Virgin Australia Flight Attendant Debunks Common Airplane Myths

A flight attendant has debunked some common myths about airplanes, while also revealing the truth about drinking alcohol on a flight.

Virgin Australia flight attendant Brodie Capron shared a TikTok addressing the questions she gets asked the most, from whether the water is safe to drink, why you feel more drunk while in the air, and where the waste actually goes. lavatory.

Ms. Capron, who has been in the industry for two years, often shares her experiences, with her most recent clip racking up half a million views.

Rumors have long circulated about the alleged poor quality of drinking water on planes, and its safety is a widely debated topic.

Some argue that you should only drink from a sealed bottle, but Brodie said it is, in fact, “safe to drink,” at least on your flights.

Virgin Australia flight attendant Brodie Capron shared a TikTok video debunking common airplane myths.
TikTok/Brodie Capron

“It is filtered and it is clean,” he said.

When it comes to drinking alcohol, the Virgin crew member said you have to be mindful of how much you consume because you get more drunk on a plane, something not many people are aware of.

“[It’s] due to the lower percentage of oxygen in the air, the effects of alcohol are greater,” he explained.

“So make sure you make good decisions when you’re flying.”

Finder travel expert Angus Kidman confirmed that because oxygen levels are lower at higher altitudes, passengers are likely to actually feel the effects of the alcohol.

“So when you get on a plane, your body already has to work hard to make up for that,” he told

Virgin Australia flight attendant Brodie Capron
Capron said that people get drunk more when he’s on the air.
TikTok/Brodie Capron

“It’s busy making extra red blood cells, and when you add alcohol to the mix, it can cause problems sooner than if you were drinking on the ground.

“Altitude sickness plus a hangover is not a fun combination.”

He said people vary and some get by much better than others.

“But chances are you’re not David Boon and you can’t handle dozens of cans of beer on a long-haul flight,” Kidman said.

“Realistically, it’s highly unlikely the crew would offer them to you anyway, unless you’re in first class.”

A Finder poll in December 2021 revealed that almost one in five (17 per cent) of Australians had gotten drunk on a plane, with 2 per cent, nearly 390,000 people, admitting to having slipped their own drinks.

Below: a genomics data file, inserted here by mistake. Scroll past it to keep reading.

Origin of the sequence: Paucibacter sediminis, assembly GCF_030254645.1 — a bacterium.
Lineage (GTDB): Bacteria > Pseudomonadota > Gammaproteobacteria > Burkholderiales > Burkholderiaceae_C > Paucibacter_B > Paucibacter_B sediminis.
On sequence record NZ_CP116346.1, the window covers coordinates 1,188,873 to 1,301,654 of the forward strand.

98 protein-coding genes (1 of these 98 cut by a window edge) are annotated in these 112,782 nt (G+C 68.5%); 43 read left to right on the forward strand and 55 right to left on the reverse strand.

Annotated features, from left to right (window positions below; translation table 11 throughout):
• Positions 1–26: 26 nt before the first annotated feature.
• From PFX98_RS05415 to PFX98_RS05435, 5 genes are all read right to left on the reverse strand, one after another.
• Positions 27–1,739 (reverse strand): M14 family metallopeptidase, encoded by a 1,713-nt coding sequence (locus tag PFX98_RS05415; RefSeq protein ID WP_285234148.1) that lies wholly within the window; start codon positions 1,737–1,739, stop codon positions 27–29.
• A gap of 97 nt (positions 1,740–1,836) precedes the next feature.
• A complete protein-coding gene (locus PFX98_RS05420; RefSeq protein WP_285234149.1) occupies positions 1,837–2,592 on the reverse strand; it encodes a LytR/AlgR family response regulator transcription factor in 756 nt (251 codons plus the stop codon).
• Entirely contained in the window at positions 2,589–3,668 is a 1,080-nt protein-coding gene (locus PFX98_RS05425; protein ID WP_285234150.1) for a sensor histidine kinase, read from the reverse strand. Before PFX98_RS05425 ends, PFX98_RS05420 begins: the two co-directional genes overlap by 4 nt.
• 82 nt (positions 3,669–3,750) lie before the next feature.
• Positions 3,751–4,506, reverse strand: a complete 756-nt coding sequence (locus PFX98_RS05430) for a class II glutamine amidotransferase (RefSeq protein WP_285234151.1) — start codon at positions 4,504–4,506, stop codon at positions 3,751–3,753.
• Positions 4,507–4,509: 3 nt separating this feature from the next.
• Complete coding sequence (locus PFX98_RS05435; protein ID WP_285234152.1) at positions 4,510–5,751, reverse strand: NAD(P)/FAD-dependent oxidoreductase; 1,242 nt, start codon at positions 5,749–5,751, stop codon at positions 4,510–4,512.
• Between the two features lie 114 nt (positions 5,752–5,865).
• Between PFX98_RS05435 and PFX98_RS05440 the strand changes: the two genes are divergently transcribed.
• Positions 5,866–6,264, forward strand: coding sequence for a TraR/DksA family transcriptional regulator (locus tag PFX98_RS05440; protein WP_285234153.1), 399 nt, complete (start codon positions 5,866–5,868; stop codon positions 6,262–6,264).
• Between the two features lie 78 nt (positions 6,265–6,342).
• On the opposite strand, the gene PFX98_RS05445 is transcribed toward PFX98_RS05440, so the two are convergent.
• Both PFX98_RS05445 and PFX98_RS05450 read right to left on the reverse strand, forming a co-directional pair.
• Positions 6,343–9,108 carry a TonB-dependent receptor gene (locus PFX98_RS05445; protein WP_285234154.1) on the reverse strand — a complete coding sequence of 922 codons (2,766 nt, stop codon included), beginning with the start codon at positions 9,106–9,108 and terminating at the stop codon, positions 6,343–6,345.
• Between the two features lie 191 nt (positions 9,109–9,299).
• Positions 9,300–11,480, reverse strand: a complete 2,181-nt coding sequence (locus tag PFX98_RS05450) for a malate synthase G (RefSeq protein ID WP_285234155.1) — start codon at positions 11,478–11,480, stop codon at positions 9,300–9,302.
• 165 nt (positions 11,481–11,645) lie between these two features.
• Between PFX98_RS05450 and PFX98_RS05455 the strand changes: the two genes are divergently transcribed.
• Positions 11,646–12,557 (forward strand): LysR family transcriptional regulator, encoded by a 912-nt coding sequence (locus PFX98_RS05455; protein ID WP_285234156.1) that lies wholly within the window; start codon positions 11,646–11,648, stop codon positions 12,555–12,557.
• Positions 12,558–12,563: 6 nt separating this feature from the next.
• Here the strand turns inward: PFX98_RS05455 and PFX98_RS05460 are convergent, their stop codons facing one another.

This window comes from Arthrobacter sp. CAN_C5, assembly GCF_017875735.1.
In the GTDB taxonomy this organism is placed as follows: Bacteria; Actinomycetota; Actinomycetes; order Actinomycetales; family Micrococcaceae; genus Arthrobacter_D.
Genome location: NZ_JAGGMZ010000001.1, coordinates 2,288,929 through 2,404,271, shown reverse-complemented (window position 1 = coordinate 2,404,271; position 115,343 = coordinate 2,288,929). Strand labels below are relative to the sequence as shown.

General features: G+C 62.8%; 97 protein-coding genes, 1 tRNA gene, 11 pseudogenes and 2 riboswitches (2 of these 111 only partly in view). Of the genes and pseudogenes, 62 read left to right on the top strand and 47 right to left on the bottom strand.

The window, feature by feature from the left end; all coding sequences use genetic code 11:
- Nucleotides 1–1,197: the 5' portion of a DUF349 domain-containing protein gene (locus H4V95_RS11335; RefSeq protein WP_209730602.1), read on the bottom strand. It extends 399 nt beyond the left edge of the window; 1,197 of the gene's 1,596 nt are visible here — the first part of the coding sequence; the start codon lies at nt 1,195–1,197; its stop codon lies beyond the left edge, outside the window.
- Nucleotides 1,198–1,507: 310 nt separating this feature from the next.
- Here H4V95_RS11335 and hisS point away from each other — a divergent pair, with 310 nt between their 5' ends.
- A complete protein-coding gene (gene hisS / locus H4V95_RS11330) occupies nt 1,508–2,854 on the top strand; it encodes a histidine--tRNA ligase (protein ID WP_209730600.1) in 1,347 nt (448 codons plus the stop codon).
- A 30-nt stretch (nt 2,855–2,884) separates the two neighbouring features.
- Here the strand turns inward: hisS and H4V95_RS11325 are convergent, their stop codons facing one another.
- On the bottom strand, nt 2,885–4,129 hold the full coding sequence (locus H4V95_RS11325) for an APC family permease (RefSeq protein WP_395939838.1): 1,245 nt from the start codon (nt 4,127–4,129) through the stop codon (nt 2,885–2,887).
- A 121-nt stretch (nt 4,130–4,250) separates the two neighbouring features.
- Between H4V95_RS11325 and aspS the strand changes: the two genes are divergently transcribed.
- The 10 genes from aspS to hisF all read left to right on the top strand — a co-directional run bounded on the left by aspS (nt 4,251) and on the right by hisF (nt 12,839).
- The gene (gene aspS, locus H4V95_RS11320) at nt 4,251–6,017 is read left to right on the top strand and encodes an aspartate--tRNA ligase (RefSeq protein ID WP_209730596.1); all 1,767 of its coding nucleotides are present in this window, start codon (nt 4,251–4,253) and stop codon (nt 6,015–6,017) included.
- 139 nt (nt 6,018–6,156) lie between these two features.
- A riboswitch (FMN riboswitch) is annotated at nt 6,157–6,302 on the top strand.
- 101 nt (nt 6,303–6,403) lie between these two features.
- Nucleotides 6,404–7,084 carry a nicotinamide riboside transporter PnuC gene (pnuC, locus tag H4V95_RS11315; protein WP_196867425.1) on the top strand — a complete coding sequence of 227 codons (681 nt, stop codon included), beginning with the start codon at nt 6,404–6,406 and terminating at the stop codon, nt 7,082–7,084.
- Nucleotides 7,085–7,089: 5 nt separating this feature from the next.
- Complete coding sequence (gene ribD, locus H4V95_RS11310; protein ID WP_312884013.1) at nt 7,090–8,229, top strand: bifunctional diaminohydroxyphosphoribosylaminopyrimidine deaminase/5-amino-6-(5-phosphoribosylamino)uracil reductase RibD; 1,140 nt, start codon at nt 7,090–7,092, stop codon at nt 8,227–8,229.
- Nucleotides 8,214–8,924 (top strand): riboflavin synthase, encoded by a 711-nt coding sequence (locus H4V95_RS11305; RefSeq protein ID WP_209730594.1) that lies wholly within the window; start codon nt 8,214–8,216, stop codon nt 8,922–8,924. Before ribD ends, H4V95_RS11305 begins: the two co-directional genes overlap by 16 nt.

“Even if you’re in party mode, make sure you’re drinking plenty of water, too,” Kidman said.

“And eat some of the plane food, too. It’s okay to enjoy a flight, but remember that you are in a shared space. Moderation is a wise policy when flying.”

Meanwhile, Ms. Capron also addressed some other frequently asked questions, such as why window shades need to be up for takeoff and landing.

“It’s so everyone can see the engines and warn the cabin crew if something is wrong,” he said.

For those wondering if poop and pee get released into the air, the answer is no.

“It goes into a sewage tank and then it empties once we land.”

As to why passengers should put on their oxygen masks first, Ms Capron said it’s so she can help others later, as “it won’t be very useful if you don’t have oxygen.”

Virgin Australia flight attendant Brodie Capron
The flight attendant added that the plane’s debris is emptied after each flight.
TikTok/Brodie Capron

And for those wondering if the doors can be opened in mid-flight, Brodie said the answer is no.

“The doors can’t be opened mid-flight unless you have superhuman strength,” he said.

In 2017, a man reportedly tried to open the departure door of a plane during a Delta Air Lines flight from Seattle to Beijing, Yahoo reported.

A flight attendant smashed a wine bottle over the man’s head and the passenger was arrested when the plane was forced to return to Seattle.

According to Live Science, even if the man had been left alone, he would have had to exert more than 23,589 pounds of force to open the door, which is the equivalent of lifting almost two African elephants.

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